Chinese consumer price inflation (CPI) accelerated modestly in the year to May, according to data released by China’s National Bureau of Statistics (NBS) on Friday.
But while consumer prices edged higher, upstream price pressures continued to weaken — an outcome that may have implications for inflationary pressures worldwide in the months ahead.
According to the NBS, CPI rose by 1.5% in the 12 months to May, a result that was in line with market forecasts but above the 1.2% level reported in April.
It was the fastest year-on-year expansion since January this year, but still well below the 3% level targeted by the People’s Bank of China.
Over the year, non-food inflation grew by 2.3%, slightly below the 2.4% level of a month earlier. Food prices fell by 1.6% over the same period, courtesy of a 12.8% plunge in pork prices, a staple of the Chinese diet.
The annual drop in food inflation was also the smallest in the past four months.
By location, prices increased 1.7% in urban regions, well above the 1.1% pace seen in rural areas.
While CPI rose in the year to May, the NBS said that it fell by 0.1% during the month, reflecting that the move was driven by a high base effect rolling out of the data series, rather than a pick-up in price pressures.
Perhaps of more importance to the global inflationary picture, upstream price pressures continued to moderate.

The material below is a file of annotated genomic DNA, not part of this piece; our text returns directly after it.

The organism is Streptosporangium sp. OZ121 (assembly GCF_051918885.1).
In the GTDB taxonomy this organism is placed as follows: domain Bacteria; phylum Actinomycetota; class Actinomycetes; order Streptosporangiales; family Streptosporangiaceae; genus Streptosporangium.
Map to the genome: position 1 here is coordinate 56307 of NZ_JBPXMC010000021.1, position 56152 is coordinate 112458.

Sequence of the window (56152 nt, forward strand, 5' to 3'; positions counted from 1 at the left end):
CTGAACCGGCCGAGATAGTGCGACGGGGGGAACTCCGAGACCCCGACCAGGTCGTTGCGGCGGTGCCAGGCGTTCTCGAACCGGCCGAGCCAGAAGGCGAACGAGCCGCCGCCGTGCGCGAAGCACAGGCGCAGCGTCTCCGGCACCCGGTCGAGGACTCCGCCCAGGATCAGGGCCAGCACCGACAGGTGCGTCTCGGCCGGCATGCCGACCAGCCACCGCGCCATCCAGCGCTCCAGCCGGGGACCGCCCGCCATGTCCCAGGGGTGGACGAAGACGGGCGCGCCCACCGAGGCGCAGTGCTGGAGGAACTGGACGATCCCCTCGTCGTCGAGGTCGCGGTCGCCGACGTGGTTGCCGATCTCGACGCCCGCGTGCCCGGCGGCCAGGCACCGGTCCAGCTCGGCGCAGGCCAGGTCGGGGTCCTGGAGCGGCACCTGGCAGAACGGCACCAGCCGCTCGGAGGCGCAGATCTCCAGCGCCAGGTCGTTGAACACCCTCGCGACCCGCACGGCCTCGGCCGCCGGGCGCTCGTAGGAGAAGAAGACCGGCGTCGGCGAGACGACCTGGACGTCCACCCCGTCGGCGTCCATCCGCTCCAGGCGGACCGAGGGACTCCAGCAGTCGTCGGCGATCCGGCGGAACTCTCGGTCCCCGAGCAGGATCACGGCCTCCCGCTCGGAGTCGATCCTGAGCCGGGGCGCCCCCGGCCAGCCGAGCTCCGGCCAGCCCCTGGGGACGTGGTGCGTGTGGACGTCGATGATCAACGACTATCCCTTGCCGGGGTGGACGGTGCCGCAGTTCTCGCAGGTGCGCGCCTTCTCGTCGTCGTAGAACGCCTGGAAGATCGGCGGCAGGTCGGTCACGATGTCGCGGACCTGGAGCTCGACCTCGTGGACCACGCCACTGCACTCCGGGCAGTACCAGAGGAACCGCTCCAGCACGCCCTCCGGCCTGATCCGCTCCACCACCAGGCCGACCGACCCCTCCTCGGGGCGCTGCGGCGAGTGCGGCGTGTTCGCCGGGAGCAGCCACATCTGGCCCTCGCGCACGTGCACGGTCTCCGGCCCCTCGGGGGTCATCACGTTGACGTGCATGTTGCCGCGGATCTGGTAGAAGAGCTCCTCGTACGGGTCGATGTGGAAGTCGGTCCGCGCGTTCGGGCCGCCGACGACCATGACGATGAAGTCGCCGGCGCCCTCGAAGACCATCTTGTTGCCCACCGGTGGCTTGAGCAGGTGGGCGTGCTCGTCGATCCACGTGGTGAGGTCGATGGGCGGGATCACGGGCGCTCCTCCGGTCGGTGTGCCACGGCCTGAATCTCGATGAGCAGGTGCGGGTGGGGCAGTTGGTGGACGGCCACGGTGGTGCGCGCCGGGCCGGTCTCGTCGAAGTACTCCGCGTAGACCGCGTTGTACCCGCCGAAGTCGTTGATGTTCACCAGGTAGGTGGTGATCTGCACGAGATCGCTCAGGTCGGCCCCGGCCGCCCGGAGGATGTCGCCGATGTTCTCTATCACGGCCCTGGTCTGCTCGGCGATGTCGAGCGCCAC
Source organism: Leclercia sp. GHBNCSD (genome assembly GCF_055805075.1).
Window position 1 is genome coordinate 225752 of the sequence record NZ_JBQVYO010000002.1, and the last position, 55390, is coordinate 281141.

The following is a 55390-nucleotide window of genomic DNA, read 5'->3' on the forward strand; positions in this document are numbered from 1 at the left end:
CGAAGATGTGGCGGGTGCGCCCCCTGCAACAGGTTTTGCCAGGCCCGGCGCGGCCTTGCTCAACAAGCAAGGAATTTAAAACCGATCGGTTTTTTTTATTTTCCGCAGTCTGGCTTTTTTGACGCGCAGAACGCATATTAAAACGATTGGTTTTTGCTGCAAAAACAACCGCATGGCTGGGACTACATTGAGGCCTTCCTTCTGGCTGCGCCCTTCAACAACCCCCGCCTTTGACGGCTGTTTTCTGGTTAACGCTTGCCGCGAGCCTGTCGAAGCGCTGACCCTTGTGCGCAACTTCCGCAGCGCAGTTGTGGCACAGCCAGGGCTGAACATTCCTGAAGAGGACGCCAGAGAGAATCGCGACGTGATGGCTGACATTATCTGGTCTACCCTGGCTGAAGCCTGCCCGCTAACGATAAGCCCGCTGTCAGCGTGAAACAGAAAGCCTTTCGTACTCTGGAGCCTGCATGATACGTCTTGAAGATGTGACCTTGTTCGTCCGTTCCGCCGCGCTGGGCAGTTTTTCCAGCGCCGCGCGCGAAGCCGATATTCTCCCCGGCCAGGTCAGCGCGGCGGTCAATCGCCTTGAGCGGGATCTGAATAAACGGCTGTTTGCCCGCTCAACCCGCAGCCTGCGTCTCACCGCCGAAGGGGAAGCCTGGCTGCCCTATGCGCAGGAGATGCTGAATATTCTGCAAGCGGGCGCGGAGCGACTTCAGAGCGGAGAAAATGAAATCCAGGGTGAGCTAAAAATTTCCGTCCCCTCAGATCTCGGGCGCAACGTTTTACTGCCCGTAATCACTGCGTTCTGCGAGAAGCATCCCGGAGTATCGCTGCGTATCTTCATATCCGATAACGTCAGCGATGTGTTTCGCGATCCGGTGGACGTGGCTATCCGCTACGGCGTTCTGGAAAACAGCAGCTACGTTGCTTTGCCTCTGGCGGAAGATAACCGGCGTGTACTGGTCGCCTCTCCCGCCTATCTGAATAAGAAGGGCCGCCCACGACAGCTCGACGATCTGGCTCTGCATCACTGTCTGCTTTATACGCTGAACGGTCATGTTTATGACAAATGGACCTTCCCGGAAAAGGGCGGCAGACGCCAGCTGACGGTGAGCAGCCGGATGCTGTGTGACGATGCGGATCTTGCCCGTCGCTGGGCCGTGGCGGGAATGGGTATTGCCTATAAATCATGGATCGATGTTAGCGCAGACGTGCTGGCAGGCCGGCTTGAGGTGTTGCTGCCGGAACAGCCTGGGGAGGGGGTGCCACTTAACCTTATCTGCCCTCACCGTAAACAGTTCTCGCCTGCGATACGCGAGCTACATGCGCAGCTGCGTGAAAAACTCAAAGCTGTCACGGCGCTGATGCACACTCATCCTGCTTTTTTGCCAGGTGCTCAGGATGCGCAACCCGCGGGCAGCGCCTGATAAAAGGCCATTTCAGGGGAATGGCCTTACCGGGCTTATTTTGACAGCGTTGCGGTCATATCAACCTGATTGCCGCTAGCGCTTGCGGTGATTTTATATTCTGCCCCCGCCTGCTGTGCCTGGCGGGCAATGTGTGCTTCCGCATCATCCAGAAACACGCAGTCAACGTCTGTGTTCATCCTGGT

Producer price inflation (PPI), also known as factory gate inflation, grew by 5.5% from 12 months earlier, well below the recent cyclical high of 7.8% seen in February this year.
It also missed forecasts for an increase of 5.7%, and was below the 6.4% level of April.
Over the month PPI slid by 0.3%.
Weaker growth in mining and raw materials prices, rising 22.7% and 11.1% from a year earlier, were major factors behind the deceleration in factory gate inflation during the month.
They grew by 36.1% and 15.5% respectively in the 12 months to February this year, reflecting strong increases in commodity prices.
That’s now starting to reverse as commodity prices move lower, and will likely continue for some time yet as weaker base effects are removed from the data series.
As a major exporter, the deceleration in Chinese producer prices has implications for global inflationary prices, feeding into import prices paid by other nations.
That may stymie efforts by central banks to lift inflationary pressures, mirroring the circumstances seen in recent years where falling export prices — largely as a result of weaker commodity prices but also soft demand — contributed to a wave of deflationary forces across the global economy.
Something that will be worthwhile watching in the period ahead, particularly should commodity price softness persist.
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